I shuffle through my mail as I walk towards the house. None of it is really personal – a flyer addressed to Resident, an invitation for a credit card from an airline where I accumulate miles, a letter from AARP announcing a ‘great deal’ from their auto insurance affiliate, and a couple of catalogs.
I set the envelopes on the table. Later I will have to open them and shred a portion of the contents to prevent identity theft. It is always such a tedious chore – especially since it is unsolicited information.
The red cover of the Coldwater Creek catalog with the photo of spring poppies lures me and I start flipping through the pages. The spring outfits call out to my winter-weary emotions and my eyes linger on a navy and white pantsuit.
And then I get mad. While my navy pants and jacket may not be the latest style, the reality is I don’t need this outfit. And what is this catalog doing in my mailbox? I opted out of this and many other catalogs last November. I suspect the company did not immediately respond to my request, hoping I would not be able to show restraint when faced with their dazzling array of merchandise.
I have to admit it is fun to ‘window shop’ with catalogs. And, my browsing has led to impulse purchases. However, it is sobering to realize the impact of catalogs on the environment.
According to a fact sheet prepared by the Environmental Defense Fund, the catalog industry used 3.6 million tons of paper in 2001, which accounted for 12% of all printing and writing paper consumed in the United States.
Ten percent or less of the paper used to print most catalogs comes from post-consumer recycled content. For instance, the paper used in the approximately 395 million catalogs mailed each year by Victoria’s Secret, contains only 10% post-consumer content. Post consumer materials are those that end up in your recycle bin, rather than the landfill.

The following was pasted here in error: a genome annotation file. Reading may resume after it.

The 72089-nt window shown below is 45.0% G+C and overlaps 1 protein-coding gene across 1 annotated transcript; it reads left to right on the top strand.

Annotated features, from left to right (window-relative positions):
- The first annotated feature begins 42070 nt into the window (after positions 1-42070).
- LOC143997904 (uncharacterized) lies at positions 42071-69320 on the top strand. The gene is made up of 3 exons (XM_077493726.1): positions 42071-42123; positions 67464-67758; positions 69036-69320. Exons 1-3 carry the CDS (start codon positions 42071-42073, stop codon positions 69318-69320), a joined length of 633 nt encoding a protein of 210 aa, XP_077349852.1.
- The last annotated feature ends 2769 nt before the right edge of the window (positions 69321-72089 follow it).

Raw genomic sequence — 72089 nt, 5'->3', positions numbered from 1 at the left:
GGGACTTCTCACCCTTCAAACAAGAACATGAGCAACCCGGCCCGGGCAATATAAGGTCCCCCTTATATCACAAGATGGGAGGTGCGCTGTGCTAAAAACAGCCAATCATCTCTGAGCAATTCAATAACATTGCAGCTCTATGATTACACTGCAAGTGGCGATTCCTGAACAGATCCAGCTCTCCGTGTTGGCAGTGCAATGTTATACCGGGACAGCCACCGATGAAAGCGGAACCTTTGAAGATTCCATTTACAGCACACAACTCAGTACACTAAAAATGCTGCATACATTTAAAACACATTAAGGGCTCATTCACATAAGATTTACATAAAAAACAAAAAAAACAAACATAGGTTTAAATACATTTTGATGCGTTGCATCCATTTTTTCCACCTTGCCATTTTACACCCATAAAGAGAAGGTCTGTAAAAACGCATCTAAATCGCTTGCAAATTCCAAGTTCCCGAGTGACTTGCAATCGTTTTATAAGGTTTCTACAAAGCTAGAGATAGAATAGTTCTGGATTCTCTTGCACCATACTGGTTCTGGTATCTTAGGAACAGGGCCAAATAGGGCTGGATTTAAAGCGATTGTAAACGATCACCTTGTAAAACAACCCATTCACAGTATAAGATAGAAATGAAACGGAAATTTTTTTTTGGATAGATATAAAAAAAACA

The impact of using post-consumer recycled paper is spelled out by Ms. Magazine in their Environment Benefits Statement. Ms. Magazine, which publishes four issues a year using New Leaf Paper that is 85% de-inked recycled fiber, 20% post-consumer waste, and elemental chlorine free, reports saving the following resources annually: 211 fully grown trees, 71,468 gallons of water, 48,568 pounds greenhouse gases, 254 BTU’s energy, 25,091 pounds of solid waste and 65 pounds air emissions.
It is mind-boggling to consider the amount of resources consumed by each catalog which arrives in my mail box every three to four weeks. According to information provided by the Boreal Songbird Initiative, the average U.S. household receives 59 catalogs per year.
There is an alternative. Catalog Choice is a free service that provides consumers an opportunity to reduce the amount of unsolicited catalog mail and to promote the adoption of sustainable industry best practices. Sponsored by the Ecology Center, Catalog Choice is endorsed by the National Wildlife Federation and the Natural Resources Defense Council, and funded by the Overbrook Foundation, the Merck Family Fund, and the Kendeda Fund. According to their home page, 657,987 persons already have opted out of 8,589,019 catalogs.
Does it matter? It would be easy to say that my opting out of 22 catalogs makes a real difference. However, corporations will only change, if we as the consumer demand the change. Each act of consumer responsibility sends a message to the corporate community that people care about the environment.